Refinancing IP for Home Mortgage



From: Fiona W

Hi All,

I have searched the archives for this one, but there isn't the exact info. to suit what we'd like to do. We have 2 units with a P/I loan (before I knew any better!). We have dreams of refinancing these to I/O loans and using the small equity we have made to pay off some of our mortgage on our own home. Basically, can this be done, and would it be beneficial to do, or would there be too many costs involved? Would the part we use to pay off our mortgage not be tax deductible etc? Look forward to hearing from you!

- Fiona
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Reply: 1
From: Terry Avery

Hi Fiona,

In answer to your question you can refinance your IPs to interest only but
if you access the equity by increasing the loan and then use that extra
money to pay off your own home you cannot claim the extra interest as a tax
deduction. It is the use of the loan that is important for tax
deductibility. Personal use is not allowable.

What you can do is refinance to interest only and use the cash that is freed
up to pay down your own home quicker. By paying your own home off fast you
will then have equity available to borrow against for other income
generating assets.

There are many calculators available on the web which will show you how
quick you will pay off your own home loan if you increase the payments. You
will also find the IP loans easier to service when you only pay the interest
and depending on your circumstances may generate some free cash flow which
can also be used to pay of your own home.

All the best.
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Reply: 1.1
From: Paul Zagoridis

I agree 100% with Terry

Dreamspinner's Simple Rule #2
Never take a P&I loan for an investment property when you have a home mortgage.

Long-winded explanation:
The principle repayment is not tax deductible. The interest on most people's home mortgage is also not deductible. So take the principle you're paying on the IP and put it in your home loan reducing non-deductible interest.

As your home appreciates and your home P&I loan reduces, you can draw down for future IP's

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Reply: 1.1.1
From: Sergey Golovin

Can you refinance and access equities to use it for investment - yes, you can. And it would be tax deductible.

Can you use equities to live on it? - Yes you can. But it wouldn’t be tax deductible. It considered being a pleaser and it gets very messy and complicated. Once you spend it - that's it. Have to wait for next time around to put your hands on it again.
Your mortgage will go down that's for sure.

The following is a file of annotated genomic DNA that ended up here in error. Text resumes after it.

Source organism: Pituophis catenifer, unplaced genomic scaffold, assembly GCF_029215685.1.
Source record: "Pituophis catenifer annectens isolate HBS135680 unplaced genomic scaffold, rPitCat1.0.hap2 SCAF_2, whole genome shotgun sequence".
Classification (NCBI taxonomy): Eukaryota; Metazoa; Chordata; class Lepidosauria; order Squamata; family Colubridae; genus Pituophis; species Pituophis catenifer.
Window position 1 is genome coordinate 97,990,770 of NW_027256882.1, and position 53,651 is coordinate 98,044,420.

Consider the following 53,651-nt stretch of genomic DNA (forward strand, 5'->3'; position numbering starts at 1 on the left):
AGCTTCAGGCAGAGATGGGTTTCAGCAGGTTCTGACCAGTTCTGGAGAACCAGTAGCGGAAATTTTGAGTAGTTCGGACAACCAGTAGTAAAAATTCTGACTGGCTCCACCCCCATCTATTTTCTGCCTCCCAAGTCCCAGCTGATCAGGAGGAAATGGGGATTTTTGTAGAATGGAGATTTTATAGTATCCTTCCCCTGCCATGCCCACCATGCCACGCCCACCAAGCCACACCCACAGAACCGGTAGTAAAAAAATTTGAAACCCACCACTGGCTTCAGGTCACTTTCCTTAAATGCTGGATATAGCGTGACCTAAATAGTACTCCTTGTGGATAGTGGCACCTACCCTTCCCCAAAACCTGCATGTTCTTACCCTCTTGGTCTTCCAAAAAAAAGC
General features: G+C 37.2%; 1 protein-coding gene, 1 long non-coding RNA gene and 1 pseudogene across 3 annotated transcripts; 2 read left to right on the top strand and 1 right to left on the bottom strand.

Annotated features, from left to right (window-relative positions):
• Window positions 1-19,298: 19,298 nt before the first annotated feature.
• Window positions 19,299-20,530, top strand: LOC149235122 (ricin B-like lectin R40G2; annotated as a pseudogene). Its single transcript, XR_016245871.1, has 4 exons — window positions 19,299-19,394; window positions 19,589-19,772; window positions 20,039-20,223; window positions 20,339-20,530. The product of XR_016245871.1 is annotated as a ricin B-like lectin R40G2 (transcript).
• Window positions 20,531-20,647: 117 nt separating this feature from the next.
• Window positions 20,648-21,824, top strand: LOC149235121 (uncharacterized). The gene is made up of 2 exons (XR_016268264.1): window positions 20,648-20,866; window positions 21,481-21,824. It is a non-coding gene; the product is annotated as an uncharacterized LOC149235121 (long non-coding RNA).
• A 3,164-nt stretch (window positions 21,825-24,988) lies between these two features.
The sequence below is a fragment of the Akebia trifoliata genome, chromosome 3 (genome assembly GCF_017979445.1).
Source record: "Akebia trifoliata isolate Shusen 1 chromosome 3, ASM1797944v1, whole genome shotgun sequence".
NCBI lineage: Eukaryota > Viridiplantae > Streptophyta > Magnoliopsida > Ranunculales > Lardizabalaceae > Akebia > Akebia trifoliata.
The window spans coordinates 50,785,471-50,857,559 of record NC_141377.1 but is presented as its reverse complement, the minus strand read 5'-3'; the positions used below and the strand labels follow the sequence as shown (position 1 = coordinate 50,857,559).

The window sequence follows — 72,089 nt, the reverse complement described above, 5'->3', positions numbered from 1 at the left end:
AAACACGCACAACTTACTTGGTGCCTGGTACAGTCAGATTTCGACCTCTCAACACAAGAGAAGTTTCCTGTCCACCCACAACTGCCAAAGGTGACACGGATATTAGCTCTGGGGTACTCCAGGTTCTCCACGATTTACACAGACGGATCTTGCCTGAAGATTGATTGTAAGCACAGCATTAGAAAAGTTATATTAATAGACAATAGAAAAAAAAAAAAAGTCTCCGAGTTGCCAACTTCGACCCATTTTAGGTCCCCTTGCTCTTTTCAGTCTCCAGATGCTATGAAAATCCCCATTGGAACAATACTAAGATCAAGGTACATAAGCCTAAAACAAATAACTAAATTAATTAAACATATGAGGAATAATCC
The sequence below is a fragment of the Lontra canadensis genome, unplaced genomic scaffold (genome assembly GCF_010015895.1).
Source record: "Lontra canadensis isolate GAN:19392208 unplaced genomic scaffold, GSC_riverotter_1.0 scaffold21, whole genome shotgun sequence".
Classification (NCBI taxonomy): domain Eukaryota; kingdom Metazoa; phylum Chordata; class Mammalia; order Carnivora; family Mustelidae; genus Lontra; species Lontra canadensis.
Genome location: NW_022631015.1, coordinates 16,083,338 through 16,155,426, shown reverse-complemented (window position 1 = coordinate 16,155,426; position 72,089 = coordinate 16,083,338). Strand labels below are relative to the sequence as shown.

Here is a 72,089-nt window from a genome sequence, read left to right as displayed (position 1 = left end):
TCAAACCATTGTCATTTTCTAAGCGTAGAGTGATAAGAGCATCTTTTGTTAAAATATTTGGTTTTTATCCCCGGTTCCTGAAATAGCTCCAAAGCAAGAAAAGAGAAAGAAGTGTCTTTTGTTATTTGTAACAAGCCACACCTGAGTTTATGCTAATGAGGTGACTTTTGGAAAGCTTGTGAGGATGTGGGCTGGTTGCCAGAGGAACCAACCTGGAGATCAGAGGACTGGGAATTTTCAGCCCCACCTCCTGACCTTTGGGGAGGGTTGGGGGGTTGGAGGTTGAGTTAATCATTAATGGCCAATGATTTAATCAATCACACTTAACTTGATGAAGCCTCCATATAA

I have seen something similar has been done. They had own house (do not know how much has been paid off to start with), borrowed money to pay for the IP and also the rest of the loan on the house. So, house now is paid off completely (even they had few more years to go yet) and IP pays it self off slowly.
Do not ask how – I do not know. It was my manager from previous co. I worked for. He is an owner now of that very same co. I would like to know my self – How they did it? But it takes time.

The question is who is going to lend you or allow you to access that equity.
And how much is there to access it (to start with)? Is it worth it?
You have to find someone from finance co. to talk to. It is quiet an exercise.

Maybe it would be easier to do what other members ("forumers") suggested earlier?
Restructure your finance and settle with it.

Anyway let us know the outcome. Interesting to know where the other mines are on field.

Serge G.
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Reply: 2
From: Victor Mann


U can refinance the loan into a line of credit if your current lender has such a facility. it is essentially an interest only loan facility but it will give you access to your equity ( upto 80%). there would be a switching fee as well as stamp duty on the increased borrowing amount if u decided to take the extra amount. Also depends on your current loan facility if has no other break costs. Otherwise it should not be an expensive exercise. IF ur bank does not have a LOC let me know i can give further info if you need

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Reply: 3
From: Rolf Latham

Hi Fiona

Yes you can

Yes you should

And costs may be little

My standard answer is to find yourself a good independent mortgage broker.


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Reply: 4
From: Steve G

We have recently done just this,and converted from a fixed rate P&I to fixed rate IO. While there were break costs associated with the P&I loan, our lender "blended" the rates for us, the cost of which was negligible.

The bank actually took a long time in processing this, but one of the benefits of that was that in the time it took them to do it (would you believe 4 months from go to whoa, including hassling time! Amazing!) was that market rates fell below our previous fixed rate (6.99%), so the blended rate was actually lower!

But be careful about how you use the available equity, as some of the other posts have mentioned.

Steve G
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